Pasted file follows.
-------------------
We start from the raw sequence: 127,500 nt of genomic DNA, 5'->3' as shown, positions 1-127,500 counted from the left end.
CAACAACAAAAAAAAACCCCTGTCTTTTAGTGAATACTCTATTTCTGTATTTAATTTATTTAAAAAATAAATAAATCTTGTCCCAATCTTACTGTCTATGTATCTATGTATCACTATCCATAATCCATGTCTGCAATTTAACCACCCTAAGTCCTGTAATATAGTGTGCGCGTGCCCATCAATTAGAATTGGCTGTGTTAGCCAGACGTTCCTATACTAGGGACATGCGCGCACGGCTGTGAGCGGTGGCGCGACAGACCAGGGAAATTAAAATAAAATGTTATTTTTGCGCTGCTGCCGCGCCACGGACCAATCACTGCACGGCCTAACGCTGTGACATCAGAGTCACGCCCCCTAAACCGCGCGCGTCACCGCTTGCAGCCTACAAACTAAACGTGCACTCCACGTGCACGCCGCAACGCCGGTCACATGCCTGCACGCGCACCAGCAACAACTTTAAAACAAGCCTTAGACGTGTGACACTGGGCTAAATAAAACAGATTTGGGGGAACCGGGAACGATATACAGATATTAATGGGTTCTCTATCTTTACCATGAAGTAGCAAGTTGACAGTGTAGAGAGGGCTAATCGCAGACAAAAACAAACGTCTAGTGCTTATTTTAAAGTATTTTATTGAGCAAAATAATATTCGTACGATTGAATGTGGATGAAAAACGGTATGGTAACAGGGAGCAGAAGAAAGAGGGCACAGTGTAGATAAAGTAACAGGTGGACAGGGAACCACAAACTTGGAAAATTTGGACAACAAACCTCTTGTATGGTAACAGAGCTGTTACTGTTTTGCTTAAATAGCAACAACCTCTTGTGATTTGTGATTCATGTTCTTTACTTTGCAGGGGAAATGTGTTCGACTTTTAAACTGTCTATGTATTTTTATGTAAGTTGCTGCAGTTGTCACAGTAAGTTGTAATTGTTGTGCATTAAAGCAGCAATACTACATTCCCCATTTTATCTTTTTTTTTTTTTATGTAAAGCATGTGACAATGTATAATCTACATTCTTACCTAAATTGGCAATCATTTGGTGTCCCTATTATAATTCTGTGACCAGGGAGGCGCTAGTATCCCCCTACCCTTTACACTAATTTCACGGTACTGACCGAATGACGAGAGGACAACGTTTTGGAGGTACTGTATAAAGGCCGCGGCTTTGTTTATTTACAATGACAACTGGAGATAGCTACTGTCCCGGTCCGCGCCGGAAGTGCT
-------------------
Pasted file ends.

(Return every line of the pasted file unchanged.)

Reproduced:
We start from the raw sequence: 127,500 nt of genomic DNA, 5'->3' as shown, positions 1-127,500 counted from the left end.
CAACAACAAAAAAAAACCCCTGTCTTTTAGTGAATACTCTATTTCTGTATTTAATTTATTTAAAAAATAAATAAATCTTGTCCCAATCTTACTGTCTATGTATCTATGTATCACTATCCATAATCCATGTCTGCAATTTAACCACCCTAAGTCCTGTAATATAGTGTGCGCGTGCCCATCAATTAGAATTGGCTGTGTTAGCCAGACGTTCCTATACTAGGGACATGCGCGCACGGCTGTGAGCGGTGGCGCGACAGACCAGGGAAATTAAAATAAAATGTTATTTTTGCGCTGCTGCCGCGCCACGGACCAATCACTGCACGGCCTAACGCTGTGACATCAGAGTCACGCCCCCTAAACCGCGCGCGTCACCGCTTGCAGCCTACAAACTAAACGTGCACTCCACGTGCACGCCGCAACGCCGGTCACATGCCTGCACGCGCACCAGCAACAACTTTAAAACAAGCCTTAGACGTGTGACACTGGGCTAAATAAAACAGATTTGGGGGAACCGGGAACGATATACAGATATTAATGGGTTCTCTATCTTTACCATGAAGTAGCAAGTTGACAGTGTAGAGAGGGCTAATCGCAGACAAAAACAAACGTCTAGTGCTTATTTTAAAGTATTTTATTGAGCAAAATAATATTCGTACGATTGAATGTGGATGAAAAACGGTATGGTAACAGGGAGCAGAAGAAAGAGGGCACAGTGTAGATAAAGTAACAGGTGGACAGGGAACCACAAACTTGGAAAATTTGGACAACAAACCTCTTGTATGGTAACAGAGCTGTTACTGTTTTGCTTAAATAGCAACAACCTCTTGTGATTTGTGATTCATGTTCTTTACTTTGCAGGGGAAATGTGTTCGACTTTTAAACTGTCTATGTATTTTTATGTAAGTTGCTGCAGTTGTCACAGTAAGTTGTAATTGTTGTGCATTAAAGCAGCAATACTACATTCCCCATTTTATCTTTTTTTTTTTTTATGTAAAGCATGTGACAATGTATAATCTACATTCTTACCTAAATTGGCAATCATTTGGTGTCCCTATTATAATTCTGTGACCAGGGAGGCGCTAGTATCCCCCTACCCTTTACACTAATTTCACGGTACTGACCGAATGACGAGAGGACAACGTTTTGGAGGTACTGTATAAAGGCCGCGGCTTTGTTTATTTACAATGACAACTGGAGATAGCTACTGTCCCGGTCCGCGCCGGAAGTGCT